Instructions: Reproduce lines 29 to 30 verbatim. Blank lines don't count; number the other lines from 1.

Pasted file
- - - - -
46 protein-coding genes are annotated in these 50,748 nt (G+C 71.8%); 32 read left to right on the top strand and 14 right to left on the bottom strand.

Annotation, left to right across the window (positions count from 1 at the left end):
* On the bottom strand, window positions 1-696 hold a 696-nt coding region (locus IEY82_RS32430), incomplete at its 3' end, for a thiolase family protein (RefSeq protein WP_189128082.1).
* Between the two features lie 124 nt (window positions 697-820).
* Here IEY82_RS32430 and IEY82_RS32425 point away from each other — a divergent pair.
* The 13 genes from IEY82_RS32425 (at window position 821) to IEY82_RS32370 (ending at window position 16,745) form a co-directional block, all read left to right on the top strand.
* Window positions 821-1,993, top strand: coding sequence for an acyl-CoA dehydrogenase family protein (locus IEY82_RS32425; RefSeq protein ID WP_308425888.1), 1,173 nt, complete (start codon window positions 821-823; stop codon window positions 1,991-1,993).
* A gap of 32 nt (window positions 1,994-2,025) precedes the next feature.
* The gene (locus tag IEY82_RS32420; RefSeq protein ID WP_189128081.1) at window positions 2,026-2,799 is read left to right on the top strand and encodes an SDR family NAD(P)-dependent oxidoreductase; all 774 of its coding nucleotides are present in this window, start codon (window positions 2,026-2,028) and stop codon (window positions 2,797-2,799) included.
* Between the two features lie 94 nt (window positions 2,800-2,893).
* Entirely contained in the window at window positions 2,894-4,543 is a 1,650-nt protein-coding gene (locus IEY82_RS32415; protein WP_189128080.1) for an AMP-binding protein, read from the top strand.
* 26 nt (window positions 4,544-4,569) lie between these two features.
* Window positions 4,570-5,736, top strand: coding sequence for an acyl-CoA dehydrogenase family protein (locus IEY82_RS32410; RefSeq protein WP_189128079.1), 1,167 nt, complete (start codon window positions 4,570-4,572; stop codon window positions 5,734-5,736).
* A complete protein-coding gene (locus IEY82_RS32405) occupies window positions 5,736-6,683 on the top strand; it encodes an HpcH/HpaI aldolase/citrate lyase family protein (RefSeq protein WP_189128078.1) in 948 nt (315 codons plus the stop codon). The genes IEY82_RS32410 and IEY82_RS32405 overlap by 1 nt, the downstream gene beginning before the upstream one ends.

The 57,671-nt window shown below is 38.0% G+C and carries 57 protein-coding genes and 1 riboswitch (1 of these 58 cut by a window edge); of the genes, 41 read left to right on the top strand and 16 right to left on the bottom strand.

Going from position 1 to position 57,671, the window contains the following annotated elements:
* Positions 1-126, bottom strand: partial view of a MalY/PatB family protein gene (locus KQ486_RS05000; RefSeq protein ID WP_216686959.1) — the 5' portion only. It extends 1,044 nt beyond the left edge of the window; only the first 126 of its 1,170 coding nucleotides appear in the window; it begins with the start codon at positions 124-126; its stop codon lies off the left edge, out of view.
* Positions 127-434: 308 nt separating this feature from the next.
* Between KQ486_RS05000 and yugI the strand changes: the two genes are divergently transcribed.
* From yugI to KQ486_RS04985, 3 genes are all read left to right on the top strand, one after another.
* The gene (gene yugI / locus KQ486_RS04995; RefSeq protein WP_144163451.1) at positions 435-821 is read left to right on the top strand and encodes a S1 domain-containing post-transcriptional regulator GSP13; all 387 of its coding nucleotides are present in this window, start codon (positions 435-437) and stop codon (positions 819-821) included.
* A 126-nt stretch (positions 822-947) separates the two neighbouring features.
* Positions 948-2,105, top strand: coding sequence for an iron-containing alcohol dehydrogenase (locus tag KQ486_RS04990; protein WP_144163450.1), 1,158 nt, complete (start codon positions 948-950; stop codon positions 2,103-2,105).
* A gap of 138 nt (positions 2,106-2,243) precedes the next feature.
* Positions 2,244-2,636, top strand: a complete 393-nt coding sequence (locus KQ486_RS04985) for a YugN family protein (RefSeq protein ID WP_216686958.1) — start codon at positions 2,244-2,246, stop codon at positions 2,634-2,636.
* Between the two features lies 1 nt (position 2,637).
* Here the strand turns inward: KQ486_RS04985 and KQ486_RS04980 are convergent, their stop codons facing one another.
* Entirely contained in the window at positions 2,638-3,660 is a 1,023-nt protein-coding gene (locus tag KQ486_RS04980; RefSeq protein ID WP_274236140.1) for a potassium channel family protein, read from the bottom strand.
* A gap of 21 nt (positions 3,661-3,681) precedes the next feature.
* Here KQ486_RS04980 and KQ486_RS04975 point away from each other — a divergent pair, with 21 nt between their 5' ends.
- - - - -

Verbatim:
* A gap of 21 nt (positions 3,661-3,681) precedes the next feature.
* Here KQ486_RS04980 and KQ486_RS04975 point away from each other — a divergent pair, with 21 nt between their 5' ends.